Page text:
Vintage Micro Radio

Chapter Nine

 

Perhaps the the most desired micro radio for collectors, the Belmont Boulevard, was announced December, 1945 and went on sale in 1946, my birth year, 8 years prior to the worlds’ first transistor radio, the Regency TR-1 in 1954. It was hard to imagine that a radio with this degree of miniaturization could be produced in 1946! This radio used five miniature tubes. It had no speaker, just the supplied earphone. Wrapped in leather with brass accents it looks amazing even today, 67 years later. According to the book “The Portable Radio in American Life” by Michael B. Schiffer, this radio was not a sales success, selling only 5000 units. Problem was, the 5 tubes created a huge drain on the 2 penlight cells. One had to change batteries during the 7th inning of a baseball game in order to hear the entire game. Additionally, off the self parts were used instead of custom designed parts and the radio had mediocre sound quality. In the photos, I do not see ventilation openings. We know that tubes produce heat and I wonder about heat build-up which could potentially shorten the life of this radio. Nevertheless, would love to find one to add to my collection. This radio is very rare and I know of only seven in existence. Do you have one? Contact me. I’d like more information to post here.

Here is a promotional advertisement in the December 5, 1945 issue of Life magazine.

1946 Belmont Boulevard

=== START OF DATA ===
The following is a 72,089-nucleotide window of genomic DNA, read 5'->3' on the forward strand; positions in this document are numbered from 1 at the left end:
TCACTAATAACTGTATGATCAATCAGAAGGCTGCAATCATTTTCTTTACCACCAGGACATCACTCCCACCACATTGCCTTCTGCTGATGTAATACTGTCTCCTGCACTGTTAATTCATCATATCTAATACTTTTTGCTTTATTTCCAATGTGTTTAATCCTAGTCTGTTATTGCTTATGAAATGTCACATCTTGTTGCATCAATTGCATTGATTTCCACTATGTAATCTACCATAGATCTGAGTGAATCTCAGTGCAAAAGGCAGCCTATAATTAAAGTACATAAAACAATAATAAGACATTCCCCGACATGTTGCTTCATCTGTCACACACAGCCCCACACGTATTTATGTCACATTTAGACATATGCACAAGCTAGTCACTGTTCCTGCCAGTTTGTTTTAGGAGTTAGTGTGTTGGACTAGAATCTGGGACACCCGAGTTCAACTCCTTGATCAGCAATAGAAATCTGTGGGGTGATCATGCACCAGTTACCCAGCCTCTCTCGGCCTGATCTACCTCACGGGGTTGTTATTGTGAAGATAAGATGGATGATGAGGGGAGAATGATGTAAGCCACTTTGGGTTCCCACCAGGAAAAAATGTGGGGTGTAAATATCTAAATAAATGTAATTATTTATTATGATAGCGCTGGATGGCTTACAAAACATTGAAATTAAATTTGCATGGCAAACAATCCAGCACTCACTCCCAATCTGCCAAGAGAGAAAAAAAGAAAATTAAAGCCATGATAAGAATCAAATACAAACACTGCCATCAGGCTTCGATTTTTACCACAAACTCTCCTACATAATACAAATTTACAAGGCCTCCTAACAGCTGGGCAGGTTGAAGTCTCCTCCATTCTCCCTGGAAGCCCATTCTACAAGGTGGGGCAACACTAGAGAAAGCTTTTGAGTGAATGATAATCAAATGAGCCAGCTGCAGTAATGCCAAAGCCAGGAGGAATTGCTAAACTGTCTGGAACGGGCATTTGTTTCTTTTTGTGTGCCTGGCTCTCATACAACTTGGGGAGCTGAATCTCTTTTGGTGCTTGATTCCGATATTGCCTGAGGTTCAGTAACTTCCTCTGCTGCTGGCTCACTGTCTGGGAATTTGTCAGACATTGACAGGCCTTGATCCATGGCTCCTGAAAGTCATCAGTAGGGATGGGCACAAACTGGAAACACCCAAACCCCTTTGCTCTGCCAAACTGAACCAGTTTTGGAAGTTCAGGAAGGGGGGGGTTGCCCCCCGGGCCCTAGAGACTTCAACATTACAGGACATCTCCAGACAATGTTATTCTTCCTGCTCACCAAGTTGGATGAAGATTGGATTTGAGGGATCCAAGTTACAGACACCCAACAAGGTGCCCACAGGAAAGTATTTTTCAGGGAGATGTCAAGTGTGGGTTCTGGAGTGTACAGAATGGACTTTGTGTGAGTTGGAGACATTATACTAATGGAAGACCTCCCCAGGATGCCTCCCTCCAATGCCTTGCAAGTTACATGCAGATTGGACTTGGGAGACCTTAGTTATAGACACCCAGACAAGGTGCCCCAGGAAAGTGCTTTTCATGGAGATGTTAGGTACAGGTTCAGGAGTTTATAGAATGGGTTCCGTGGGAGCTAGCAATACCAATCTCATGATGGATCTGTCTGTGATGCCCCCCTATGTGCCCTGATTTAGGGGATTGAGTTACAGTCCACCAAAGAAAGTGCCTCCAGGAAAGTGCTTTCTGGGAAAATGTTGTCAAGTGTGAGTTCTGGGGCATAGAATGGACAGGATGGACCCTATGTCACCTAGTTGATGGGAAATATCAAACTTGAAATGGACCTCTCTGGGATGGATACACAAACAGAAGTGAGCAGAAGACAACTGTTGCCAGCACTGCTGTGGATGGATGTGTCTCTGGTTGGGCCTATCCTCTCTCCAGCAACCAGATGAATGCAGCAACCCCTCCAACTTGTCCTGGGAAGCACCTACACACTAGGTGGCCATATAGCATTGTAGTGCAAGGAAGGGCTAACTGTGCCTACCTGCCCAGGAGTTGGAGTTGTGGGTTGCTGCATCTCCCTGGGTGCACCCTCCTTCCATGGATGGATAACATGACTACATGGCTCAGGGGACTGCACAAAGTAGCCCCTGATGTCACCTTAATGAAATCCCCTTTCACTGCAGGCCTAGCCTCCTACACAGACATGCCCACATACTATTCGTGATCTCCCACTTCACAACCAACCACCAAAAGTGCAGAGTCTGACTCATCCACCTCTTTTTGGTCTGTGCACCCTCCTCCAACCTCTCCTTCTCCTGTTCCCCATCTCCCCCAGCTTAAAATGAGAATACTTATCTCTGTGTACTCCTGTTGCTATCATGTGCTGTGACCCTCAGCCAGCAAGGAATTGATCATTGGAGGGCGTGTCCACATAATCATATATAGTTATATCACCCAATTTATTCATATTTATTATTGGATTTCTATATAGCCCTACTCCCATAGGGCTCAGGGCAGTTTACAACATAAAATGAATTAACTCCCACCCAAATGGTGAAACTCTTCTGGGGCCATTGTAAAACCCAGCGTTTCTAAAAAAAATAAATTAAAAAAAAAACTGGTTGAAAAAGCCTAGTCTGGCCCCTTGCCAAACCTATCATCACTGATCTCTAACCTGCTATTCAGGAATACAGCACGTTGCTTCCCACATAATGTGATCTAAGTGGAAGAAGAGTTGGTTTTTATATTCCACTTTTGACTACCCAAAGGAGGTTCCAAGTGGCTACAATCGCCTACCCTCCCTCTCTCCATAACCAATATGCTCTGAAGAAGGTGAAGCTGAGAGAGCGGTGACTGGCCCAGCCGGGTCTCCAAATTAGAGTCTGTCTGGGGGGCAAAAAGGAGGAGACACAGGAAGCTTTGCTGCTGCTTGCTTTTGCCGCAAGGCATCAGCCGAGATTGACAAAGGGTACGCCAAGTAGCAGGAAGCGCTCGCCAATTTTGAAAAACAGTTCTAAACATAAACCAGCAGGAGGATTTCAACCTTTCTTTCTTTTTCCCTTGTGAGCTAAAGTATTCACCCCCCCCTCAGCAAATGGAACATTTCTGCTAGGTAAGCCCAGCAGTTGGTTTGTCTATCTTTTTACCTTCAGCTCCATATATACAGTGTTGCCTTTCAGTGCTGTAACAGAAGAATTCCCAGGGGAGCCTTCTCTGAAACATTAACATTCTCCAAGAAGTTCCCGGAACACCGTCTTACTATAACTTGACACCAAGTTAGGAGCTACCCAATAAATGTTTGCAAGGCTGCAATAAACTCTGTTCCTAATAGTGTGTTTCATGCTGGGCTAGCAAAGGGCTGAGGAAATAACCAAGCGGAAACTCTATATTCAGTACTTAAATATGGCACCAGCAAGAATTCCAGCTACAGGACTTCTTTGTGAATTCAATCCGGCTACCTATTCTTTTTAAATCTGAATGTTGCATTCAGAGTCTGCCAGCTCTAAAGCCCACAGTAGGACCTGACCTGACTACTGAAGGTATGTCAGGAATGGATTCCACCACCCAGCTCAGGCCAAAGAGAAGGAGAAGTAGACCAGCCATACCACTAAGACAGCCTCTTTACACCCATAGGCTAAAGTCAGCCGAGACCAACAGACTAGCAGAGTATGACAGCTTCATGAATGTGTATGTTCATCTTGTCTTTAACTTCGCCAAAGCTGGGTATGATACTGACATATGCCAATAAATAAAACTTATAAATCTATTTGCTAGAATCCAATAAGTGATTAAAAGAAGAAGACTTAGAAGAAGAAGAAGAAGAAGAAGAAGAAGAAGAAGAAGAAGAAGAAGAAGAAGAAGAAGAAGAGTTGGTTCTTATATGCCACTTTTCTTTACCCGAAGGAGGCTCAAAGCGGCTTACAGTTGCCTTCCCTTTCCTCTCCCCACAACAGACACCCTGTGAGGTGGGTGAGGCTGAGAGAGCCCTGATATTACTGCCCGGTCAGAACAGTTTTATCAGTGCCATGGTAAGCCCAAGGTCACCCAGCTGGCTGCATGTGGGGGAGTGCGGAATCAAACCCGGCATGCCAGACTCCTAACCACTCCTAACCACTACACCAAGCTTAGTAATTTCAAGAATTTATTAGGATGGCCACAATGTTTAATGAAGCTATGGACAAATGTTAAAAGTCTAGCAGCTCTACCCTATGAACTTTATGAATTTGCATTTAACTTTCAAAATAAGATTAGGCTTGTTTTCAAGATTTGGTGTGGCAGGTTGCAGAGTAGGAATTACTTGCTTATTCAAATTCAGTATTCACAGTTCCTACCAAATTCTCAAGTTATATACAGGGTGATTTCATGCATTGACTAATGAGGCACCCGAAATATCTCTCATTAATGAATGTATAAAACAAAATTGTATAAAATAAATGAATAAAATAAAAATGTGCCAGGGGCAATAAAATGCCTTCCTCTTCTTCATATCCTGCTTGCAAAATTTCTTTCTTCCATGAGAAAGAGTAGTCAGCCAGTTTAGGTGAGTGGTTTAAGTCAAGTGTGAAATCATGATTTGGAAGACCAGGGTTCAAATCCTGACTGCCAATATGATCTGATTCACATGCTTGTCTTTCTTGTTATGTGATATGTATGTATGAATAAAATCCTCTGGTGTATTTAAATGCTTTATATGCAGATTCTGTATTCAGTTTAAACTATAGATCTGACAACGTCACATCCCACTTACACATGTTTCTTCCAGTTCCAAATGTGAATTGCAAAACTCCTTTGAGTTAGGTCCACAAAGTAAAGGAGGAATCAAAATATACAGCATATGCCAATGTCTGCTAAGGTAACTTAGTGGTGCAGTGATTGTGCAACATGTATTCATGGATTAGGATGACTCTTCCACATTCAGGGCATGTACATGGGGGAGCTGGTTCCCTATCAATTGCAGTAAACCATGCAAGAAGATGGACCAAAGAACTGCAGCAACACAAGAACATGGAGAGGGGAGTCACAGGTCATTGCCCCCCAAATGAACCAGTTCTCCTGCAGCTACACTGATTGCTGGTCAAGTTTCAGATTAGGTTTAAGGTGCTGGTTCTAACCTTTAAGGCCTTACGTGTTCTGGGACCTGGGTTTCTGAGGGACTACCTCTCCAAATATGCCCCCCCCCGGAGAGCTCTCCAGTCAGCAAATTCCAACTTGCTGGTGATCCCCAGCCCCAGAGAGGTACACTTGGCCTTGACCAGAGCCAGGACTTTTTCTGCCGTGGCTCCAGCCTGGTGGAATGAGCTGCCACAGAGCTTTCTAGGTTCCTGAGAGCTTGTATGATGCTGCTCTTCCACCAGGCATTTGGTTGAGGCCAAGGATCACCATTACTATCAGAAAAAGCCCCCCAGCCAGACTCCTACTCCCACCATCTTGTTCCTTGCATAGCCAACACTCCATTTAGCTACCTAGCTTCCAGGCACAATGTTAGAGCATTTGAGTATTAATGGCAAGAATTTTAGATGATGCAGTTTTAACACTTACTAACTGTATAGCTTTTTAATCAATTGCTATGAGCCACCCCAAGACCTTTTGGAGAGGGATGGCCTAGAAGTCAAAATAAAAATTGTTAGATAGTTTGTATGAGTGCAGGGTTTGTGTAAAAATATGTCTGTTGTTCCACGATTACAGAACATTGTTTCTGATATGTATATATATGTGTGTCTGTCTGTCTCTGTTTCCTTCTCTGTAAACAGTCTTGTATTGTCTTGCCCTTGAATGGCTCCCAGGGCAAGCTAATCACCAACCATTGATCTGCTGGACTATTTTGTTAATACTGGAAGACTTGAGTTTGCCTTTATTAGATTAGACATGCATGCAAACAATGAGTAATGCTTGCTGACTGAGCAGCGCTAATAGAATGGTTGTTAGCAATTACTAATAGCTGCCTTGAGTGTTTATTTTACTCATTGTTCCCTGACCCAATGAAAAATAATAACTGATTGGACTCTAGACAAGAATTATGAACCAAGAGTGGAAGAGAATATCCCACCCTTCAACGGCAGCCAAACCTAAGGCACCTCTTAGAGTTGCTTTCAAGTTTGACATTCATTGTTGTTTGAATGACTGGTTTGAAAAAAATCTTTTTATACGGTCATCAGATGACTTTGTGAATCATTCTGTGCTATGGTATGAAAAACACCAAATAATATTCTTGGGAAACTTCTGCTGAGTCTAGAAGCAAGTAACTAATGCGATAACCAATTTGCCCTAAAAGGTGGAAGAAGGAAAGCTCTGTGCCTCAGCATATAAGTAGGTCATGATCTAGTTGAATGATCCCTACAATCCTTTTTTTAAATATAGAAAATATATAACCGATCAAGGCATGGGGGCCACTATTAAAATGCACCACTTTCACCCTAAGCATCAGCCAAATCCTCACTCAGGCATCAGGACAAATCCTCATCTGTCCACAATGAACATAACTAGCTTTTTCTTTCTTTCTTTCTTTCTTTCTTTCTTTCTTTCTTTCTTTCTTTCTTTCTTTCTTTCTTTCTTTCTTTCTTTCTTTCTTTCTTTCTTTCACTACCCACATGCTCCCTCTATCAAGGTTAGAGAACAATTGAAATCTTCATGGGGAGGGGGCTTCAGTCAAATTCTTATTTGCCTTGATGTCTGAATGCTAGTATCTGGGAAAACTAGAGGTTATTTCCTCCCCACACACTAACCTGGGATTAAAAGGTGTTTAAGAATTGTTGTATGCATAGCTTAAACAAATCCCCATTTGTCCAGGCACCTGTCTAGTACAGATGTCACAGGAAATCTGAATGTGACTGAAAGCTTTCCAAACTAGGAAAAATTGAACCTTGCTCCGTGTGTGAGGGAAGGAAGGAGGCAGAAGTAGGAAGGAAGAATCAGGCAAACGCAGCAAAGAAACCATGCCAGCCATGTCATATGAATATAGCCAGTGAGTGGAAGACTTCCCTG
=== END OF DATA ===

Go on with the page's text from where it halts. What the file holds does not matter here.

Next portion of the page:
1946 Belmont Boulevard
1946 Belmont Boulevard
1946 Belmont Boulevard

I found this advertisement from the Pittsburg Post-Gazette newspaper, dated December 13, 1946.

Belmont Boulevard Advertisement
Belmont Boulevard Advertisement
Belmont Boulevard Advertisement
Belmont Boulevard Advertisement

This low resolution photo from the February, 1946 issue of Popular Science Magazine shows the serrated engravings on the on/off/volume and tuning knobs as well as the top and bottom brass acents together with a clip to hold the radio securely in a shirt pocket. This design conforms to the example depicted in the original artist rendering in the above advertisement. The example shown in the next photo below, omits this style, which in my opinion does not look as good. The set measures 6″H x 3″W x 5/8″D and weighs 10oz.

Belmont Boulevard 1946 courtesy Popular Science Magazine
Belmont Boulevard 1946 courtesy Popular Science Magazine

And here is an actual, well preserved model courtesy of Eric Wrobble.

1946 Belmont Boulevard
1946 Belmont Boulevard courtesy of Eric Wrobble.
Regency TR-1 _WP
Regency TR-1

October 16, 2011:  This section displays my early transistor radios. Back in the fifties, owning a transistor radio was new, exciting and desirable. After all, the first transistor radio was the Regency TR-1 introduced in 1954.

1959 Motorola X 11 Black. This is my first childhood transistor radio, the 1959 Motorola X 11 Black, given as a gift in that same year. Somewhere along the line, it was discarded or lost. I found one recently in 2010 in near perfect condition, brushed, polished chrome and gold finishes. Magnified, glass station lens, deep engraved lettering, not painted on, a nicely detailed, gem of transistor radios from 1959. It performs well. Happy to be reunited with this set.

Motorola X 11 Radio photographed August 24, 2010
Motorola X 11 Radio photographed August 24, 2010

Next,

1962

Sony TR 817